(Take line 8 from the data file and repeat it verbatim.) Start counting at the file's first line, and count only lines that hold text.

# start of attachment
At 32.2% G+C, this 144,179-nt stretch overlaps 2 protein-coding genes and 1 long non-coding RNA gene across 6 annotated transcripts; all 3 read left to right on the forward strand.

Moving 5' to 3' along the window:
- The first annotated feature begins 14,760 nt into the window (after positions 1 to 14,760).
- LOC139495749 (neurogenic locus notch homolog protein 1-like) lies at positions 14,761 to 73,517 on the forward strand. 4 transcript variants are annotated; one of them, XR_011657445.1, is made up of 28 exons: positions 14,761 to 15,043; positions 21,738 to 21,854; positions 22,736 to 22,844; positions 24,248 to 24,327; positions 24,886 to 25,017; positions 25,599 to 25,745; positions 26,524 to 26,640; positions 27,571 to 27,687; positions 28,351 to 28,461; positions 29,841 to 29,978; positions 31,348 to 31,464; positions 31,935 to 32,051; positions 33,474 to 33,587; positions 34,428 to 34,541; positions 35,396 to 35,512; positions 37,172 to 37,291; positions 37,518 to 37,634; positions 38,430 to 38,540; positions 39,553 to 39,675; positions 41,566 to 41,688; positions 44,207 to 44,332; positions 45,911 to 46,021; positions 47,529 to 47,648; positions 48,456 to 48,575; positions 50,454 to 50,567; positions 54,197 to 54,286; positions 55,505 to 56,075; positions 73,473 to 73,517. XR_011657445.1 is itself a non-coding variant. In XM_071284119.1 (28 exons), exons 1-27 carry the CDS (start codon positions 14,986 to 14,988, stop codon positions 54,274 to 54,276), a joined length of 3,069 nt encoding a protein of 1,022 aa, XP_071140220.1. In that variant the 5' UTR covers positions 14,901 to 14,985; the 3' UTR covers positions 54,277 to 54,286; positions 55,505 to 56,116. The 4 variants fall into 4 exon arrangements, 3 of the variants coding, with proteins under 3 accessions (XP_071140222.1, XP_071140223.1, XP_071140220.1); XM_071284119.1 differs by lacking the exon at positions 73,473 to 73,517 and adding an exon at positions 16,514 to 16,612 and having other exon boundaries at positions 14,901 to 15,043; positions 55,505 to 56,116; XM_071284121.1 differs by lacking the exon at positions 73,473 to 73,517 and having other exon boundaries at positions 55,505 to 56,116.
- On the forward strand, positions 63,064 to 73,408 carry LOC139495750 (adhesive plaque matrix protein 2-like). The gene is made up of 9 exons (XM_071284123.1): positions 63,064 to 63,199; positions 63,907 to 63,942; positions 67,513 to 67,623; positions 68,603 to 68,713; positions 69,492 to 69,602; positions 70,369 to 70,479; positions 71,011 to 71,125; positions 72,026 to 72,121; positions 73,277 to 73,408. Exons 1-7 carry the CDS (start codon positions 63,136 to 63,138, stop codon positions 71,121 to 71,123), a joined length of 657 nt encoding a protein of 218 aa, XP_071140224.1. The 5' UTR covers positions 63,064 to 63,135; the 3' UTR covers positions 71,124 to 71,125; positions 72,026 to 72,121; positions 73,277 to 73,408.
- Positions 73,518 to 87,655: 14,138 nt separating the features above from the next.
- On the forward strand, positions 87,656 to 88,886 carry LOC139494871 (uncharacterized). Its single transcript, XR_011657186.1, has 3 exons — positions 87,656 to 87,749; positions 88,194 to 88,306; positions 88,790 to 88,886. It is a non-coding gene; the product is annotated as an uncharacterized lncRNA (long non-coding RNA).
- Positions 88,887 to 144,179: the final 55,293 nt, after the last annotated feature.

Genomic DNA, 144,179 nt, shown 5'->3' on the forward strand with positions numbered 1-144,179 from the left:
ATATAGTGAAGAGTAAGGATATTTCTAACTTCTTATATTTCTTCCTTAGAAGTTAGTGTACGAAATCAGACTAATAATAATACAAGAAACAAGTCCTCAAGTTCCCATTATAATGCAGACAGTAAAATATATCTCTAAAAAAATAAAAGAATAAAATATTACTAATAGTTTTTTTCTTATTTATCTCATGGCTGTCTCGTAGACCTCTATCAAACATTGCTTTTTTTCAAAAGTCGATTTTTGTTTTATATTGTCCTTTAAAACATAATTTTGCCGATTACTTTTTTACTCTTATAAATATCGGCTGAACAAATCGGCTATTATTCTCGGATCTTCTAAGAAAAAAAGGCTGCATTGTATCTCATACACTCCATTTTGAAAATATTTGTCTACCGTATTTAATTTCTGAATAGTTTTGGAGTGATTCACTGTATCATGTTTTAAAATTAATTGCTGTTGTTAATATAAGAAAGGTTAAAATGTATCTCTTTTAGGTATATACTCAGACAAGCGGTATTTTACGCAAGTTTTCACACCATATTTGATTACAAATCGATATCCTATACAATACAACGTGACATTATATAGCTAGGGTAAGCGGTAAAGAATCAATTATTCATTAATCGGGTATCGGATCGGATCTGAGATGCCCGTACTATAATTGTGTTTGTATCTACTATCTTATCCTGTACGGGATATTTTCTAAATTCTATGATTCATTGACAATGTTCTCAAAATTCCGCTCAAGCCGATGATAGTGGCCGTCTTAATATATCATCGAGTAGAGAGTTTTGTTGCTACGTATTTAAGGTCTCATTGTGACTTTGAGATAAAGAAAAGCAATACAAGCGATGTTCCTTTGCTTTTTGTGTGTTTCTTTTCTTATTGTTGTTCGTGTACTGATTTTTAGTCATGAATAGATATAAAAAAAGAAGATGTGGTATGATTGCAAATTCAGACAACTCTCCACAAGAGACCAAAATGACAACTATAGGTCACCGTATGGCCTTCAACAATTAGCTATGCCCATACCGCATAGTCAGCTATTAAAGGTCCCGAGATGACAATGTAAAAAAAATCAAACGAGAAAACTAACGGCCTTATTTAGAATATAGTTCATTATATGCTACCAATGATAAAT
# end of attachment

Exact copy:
- Positions 88,887 to 144,179: the final 55,293 nt, after the last annotated feature.